Here’s everything explained in ‘Fear Street Part 3: 1666’ — the epic Netflix finale

Benjamin Flores Jr.
Benjamin Flores Jr. as Josh in “Fear Street: 1666.”

Warning: The following story contains spoilers for the entirety of Netflix’s “Fear Street” trilogy, including the third and final installment, “Fear Street: 1666.”

The time has come for the mysterious secrets of Shadyside, Ohio, to be revealed. However, the ending to Netflix’s haunting “Fear Street” trilogy comes with a twist.

Released over three consecutive weeks, “Fear Street: 1994” and “Fear Street: 1978” laid the groundwork for the curses and clues that pay off in “Fear Street:1666.”


We’ve collected all the key answers from “Fear Street: 1666” that help finally cool off its predecessors’ burning questions.

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Goode is bad

Ashley Zuckerman as Nick Goode in "Fear Street: 1994."
(VanDam / Netflix )

The biggest payoff for the trilogy is that Sheriff Nick Goode (Ashley Zukerman) and the entire Goode family line are responsible for making and honoring the longstanding deal with the devil — not Sarah Fier. In fact, the Fier portrayed in the beginning of the film is not a witch, but after she’s seen kissing Hannah Miller (Olivia Scott Welch) she is accused of being one.

When the town needs someone to blame after Pastor Miller (Michael Chandler) became possessed and gouged out the children’s eyes, Thomas (McCabe Slye) rallies the town to label Sarah Fier a witch who laid with the devil and enchanted Miller’s daughter into a kiss.

However, the true demonic ally is Solomon Goode (Zukerman), who pretends to be Fier’s ally until she discovers that Sheriff Goode’s ancestor is the one who made the deal with the devil in exchange for generational power.

His deal ensured that while all of the people of Shadyside were cursed, he and his entire bloodline would maintain the highest titles, such as mayor and sheriff.

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Goode’s deal is made with several different devils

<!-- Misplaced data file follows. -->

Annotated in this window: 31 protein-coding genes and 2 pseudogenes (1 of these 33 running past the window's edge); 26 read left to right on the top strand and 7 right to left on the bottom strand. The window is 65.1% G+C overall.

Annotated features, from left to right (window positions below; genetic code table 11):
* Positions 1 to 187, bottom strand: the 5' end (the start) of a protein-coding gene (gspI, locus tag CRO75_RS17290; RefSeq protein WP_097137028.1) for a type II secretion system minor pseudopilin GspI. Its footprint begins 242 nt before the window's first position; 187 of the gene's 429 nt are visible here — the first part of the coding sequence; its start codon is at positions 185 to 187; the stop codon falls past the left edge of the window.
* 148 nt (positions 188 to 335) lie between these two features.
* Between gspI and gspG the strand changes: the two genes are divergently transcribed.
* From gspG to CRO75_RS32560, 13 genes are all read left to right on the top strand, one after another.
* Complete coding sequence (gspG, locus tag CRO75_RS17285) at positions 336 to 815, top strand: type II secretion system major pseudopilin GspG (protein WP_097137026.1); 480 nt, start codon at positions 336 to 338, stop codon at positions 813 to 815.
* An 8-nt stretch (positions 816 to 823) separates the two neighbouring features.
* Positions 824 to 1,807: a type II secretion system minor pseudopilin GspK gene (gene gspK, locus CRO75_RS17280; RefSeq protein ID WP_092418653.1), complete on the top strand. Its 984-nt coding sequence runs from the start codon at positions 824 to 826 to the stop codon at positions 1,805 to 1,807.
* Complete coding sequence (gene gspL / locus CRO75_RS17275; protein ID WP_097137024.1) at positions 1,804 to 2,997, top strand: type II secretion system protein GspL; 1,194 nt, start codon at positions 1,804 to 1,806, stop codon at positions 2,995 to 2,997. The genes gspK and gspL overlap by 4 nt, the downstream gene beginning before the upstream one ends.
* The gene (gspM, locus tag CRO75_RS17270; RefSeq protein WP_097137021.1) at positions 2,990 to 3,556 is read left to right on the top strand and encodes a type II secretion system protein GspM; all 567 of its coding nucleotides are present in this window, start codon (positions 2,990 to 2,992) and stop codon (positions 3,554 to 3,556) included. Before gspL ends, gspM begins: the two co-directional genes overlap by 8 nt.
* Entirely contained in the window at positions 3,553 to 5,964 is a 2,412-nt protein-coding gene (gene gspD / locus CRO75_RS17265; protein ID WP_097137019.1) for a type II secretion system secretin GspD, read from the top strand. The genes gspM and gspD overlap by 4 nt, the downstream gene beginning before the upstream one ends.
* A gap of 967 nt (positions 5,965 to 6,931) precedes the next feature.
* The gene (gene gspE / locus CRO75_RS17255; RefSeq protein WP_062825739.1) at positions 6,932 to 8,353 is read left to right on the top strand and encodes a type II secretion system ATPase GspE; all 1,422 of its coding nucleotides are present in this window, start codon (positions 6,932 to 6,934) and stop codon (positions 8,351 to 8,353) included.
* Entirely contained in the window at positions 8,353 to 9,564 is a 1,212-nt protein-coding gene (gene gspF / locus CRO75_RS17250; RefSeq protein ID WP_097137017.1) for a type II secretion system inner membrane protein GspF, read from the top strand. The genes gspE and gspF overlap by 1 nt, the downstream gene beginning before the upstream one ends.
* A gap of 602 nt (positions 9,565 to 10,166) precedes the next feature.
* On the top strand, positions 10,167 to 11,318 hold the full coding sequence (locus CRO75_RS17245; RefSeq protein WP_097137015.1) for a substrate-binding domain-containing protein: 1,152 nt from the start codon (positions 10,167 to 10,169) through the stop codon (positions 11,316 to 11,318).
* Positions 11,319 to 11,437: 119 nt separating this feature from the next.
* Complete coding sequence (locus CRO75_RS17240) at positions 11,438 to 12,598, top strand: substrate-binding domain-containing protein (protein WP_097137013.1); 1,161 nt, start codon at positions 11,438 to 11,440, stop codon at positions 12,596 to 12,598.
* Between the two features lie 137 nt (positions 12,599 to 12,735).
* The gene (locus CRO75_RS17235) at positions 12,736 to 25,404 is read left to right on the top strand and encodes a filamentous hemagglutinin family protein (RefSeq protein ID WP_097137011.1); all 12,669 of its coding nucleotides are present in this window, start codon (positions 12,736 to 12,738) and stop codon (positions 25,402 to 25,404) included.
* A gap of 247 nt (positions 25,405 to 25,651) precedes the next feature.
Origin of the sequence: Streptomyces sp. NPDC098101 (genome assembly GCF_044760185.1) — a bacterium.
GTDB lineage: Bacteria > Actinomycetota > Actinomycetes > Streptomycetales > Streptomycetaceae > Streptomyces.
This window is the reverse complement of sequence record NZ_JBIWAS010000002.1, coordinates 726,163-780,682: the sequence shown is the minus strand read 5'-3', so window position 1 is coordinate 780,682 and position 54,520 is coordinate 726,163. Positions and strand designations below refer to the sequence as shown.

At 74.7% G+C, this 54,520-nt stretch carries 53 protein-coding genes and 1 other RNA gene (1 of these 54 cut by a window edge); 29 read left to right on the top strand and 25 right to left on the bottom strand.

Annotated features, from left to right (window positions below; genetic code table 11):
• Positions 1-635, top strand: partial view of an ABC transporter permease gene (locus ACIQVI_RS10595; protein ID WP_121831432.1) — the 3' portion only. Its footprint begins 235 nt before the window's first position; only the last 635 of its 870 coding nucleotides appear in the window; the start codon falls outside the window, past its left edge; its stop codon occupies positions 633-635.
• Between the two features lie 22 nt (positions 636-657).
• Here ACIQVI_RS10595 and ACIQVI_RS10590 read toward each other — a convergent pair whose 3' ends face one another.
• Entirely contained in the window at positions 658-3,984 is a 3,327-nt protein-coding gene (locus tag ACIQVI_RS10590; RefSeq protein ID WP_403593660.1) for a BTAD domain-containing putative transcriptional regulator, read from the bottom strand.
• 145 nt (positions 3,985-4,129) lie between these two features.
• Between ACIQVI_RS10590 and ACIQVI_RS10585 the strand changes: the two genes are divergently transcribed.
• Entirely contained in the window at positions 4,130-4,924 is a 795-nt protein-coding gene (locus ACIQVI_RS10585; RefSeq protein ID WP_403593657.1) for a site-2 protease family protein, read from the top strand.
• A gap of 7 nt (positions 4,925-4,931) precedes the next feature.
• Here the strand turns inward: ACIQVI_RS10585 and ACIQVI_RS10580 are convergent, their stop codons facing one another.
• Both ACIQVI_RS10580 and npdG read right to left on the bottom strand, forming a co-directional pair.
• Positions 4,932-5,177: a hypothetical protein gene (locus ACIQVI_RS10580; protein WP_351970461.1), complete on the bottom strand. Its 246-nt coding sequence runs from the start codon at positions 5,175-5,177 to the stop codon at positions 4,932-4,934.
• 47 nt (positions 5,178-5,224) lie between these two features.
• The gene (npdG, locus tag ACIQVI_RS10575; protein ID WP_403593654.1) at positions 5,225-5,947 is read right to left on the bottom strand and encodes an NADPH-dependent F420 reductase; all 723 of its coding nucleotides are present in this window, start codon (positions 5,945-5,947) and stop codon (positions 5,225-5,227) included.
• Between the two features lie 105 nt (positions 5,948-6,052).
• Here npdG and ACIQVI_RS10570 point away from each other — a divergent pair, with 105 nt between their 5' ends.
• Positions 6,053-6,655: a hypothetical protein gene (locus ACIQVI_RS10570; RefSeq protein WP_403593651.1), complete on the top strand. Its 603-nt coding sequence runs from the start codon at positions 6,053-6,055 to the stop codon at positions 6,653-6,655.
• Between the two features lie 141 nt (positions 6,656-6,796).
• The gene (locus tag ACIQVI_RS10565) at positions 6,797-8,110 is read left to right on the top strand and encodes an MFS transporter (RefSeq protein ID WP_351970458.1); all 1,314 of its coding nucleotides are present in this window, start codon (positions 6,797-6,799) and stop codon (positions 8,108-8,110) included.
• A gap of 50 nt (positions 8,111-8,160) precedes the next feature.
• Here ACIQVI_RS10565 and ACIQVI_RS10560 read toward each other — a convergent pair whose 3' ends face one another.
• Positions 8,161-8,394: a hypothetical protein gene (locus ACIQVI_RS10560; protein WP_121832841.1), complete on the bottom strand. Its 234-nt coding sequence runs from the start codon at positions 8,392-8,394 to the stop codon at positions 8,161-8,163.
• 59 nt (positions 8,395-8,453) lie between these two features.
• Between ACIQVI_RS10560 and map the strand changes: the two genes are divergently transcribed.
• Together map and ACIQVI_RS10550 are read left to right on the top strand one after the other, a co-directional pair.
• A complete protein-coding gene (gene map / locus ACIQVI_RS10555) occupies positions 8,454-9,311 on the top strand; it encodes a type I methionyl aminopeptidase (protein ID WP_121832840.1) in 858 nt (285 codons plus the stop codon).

A view of the witch's mark in "Fear Street: 1978."
The witch’s mark in “Fear Street: 1978.”
(Jessica Miglio)

Though the movies have used devil as a singular, in actuality, Goode calls upon several different devils and demons for his deal.

He calls: “Bael,” known as “the lesser key of Solomon” that does his bidding in demonology; “Azazel” and “Abaddon,” demons in Hebrew mythology; “Ahriman,” an evil spirit in Persian mythology; “Rimmon,” the devil that guards Hell; “Samael,” a devil often called “The poison of God”; and “Gorgon,” a monster from Greek mythology (yes, think demi-gorgon from “Stranger Things”).

He also calls to “Beelzebub,” who’s known as the prince of devils and to “Satan,” “morning star” and “Lucifer” to address the devil in all his names and forms.

To seal the deal, Goode and his descendants must offer human sacrifices to keep the blood literally flowing, which is why the continual murder of innocents is an essential part of the curse.

He is also using the incantation book that nurse Lane (Jordana Spiro) eventually found — most likely after discovering Goode’s secret cave, where the deal was made, around “Fear Street: 1978.”

The reason names were carved into the cave was to indicate that another soul needed to be possessed and sacrificed to the devils.